Unmanned Tankers? The Air Force is studying future refueling options that go beyond the fielding of the Boeing KC-46 as a replacement tanker for the KC-135s and KC-10s, and such options include possible unmanned aircraft systems for perilous, “last mile” tanking that would likely result in the loss of at least some unmanned tankers to enemy fighter aircraft, according to Air Force acquisition chief Will Roper. As the Air Force studies refueling options, Boeing and the Air Force are “making amazing progress” on resolving problems with the KC-46, including its Remote Vision System (RVS), he said. Air Mobility Commander Gen. Jacqueline Van Ovost and Roper recently discussed the KC-46 and what lies ahead for refueling. “The KC-46 is going to take us all the way up to the doorstep of semi-autonomous and autonomous tanking, and the Air Force has committed to put in those autonomy algorithms because when you build a properly designed RVS, you’ve done everything needed to do autonomous tanking,” Roper said. “The only thing you’re missing are the algorithms to actually do it.”

…Bigger Fighters. Future adversaries may try to disrupt the U.S. military’s logistics chain by attacking forward operating bases with cruise missiles or using fighters to shoot down U.S. refueling aircraft, Roper said. Other possible Air Force options in ensuring the service has the fuel required for the fight include stealthy tankers, larger fighter aircraft with greater fuel loads, and protection systems for the KC-46, including wing-mounted sensors and weapons. Currently, fighter combat air patrols (CAP) protect KC-135s and KC-10s.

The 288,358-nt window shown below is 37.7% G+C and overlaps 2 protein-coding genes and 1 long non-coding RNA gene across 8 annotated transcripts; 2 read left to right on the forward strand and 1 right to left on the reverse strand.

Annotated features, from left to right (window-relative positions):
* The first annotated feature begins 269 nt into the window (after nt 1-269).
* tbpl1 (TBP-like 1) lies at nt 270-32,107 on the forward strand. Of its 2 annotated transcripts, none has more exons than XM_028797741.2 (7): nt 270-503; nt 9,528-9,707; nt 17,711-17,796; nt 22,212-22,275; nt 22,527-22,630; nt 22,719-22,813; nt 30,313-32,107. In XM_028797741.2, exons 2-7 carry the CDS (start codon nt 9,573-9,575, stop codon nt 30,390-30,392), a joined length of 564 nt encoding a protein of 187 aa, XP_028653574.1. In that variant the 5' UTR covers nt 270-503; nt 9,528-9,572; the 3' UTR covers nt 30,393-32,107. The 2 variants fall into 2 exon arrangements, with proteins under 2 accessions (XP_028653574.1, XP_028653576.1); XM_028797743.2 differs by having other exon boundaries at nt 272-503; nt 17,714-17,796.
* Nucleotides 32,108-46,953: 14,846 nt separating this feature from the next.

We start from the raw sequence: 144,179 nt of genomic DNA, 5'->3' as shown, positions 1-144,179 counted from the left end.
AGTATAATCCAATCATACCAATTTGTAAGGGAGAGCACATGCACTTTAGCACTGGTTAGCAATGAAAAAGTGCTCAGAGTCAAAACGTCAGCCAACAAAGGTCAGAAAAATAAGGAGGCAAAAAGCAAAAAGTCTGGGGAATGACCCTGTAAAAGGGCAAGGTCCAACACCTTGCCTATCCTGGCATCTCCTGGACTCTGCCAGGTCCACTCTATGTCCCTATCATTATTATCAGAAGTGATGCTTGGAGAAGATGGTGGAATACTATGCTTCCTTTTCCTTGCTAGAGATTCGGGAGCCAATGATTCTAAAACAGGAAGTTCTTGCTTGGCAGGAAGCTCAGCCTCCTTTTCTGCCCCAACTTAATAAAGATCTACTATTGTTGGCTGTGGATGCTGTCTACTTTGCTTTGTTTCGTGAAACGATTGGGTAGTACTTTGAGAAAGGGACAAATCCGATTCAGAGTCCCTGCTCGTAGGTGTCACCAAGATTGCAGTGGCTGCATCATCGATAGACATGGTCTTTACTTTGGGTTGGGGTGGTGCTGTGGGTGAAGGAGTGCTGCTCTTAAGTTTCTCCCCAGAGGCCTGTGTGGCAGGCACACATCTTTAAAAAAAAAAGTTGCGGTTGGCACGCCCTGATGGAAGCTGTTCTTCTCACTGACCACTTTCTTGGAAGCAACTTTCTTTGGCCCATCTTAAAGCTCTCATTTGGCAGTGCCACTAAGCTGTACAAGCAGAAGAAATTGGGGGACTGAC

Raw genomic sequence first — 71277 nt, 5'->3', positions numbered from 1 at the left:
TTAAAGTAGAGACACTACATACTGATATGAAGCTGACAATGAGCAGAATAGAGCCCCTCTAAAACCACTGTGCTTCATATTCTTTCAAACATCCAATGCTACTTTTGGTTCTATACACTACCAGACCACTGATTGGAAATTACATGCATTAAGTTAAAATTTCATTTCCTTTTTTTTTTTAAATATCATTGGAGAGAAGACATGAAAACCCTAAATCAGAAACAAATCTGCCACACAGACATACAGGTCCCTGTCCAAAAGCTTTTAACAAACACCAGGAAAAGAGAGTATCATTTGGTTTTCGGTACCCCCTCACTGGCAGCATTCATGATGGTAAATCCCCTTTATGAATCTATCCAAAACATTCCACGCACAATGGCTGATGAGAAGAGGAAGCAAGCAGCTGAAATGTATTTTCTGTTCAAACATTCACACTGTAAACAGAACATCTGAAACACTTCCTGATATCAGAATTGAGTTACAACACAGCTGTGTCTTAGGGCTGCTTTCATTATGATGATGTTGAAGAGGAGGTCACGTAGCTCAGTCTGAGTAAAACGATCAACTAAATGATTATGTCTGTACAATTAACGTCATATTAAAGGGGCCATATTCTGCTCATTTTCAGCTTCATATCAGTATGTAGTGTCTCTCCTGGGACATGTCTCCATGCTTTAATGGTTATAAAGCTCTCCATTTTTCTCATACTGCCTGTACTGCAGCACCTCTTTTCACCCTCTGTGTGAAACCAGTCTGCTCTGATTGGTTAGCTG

Conflict of Interest? After reports last week that Immigration and Customs Enforcement awarded nearly $8 million in contracts to the consulting firm where Acting Homeland Security Secretary Chad Wolf’s wife works, Rep. Bennie Thompson (D-Miss.) wrote the agency to express “concerns about the possibility of inappropriate influence on ICE’s contracting decision.” Citing contract data from usaspending.gov, Thompson, in the Sept. 24 letter to Acting ICE Director Tony Pham, said two contracts were awarded non-competitively using simplified acquisition procedures for commercial items. The contracts to Berkeley Research Group were awarded after Wolf joined DHS in 2017. Thompson wants ICE to provide his committee with the complete contract files by Oct. 1. In a Senate hearing last week, Wolf said he didn’t know about the contracts until the media reports and that he is not involved in procurement decisions at DHS.

…No Help. On a separate matter, Thompson said his committee has been working on a new authorization bill for DHS but that the department hasn’t been any help. “There is text pending with the department for feedback but with no Secretary in place, there has been no progress,” he said in a statement. “Additionally, the Senate has not expressed interest in authorization. Every day, we see more evidence of how the department has been misused by the president to carry out his radical and cruel agenda. It needs to be reformed.” Thomson’s statement followed release by Committee Republicans earlier this month of their proposed reauthorization bill for DHS, the Keep America Secure Act. Republicans want the committee to mark up their bill.

Cyber Command. Vice Adm. Ross Myers relieved Vice Adm. Timothy White as commander of U.S. Fleet Cyber Command/Navy Space/10th Fleet on Sept. 18 during a change of command ceremony at the U.S. Naval Academy. Succeeding the retiring White, Myers last served as deputy commander of U.S. Cyber Command. The event’s presiding officer and speaker was Army Gen. Paul Nakasone, commander of U.S. Cyber Command and director of the National Security Agency. Myers previously served as director of plans and policy and then chief of staff at Cyber Command.

DDG-119. The Navy plans to commission the newest Arleigh Burke-class guided missile destroyer, the future USS Delbert D. Black (DDG-119), on Sept. 26 in Port Canaveral, Fla. The commissioning is a private event with a limited audience due to COVID-19 pandemic precautions. DDG-119 will be the 68th Arleigh Burke destroyer and the first to honor Black, the first Maser Chief Petty Officer of the Navy. The ship was built by Huntington Ingalls Industries at its facility in Pascagoula, Miss., and arrived at Naval Station Mayport, Fla., on Sept. 8.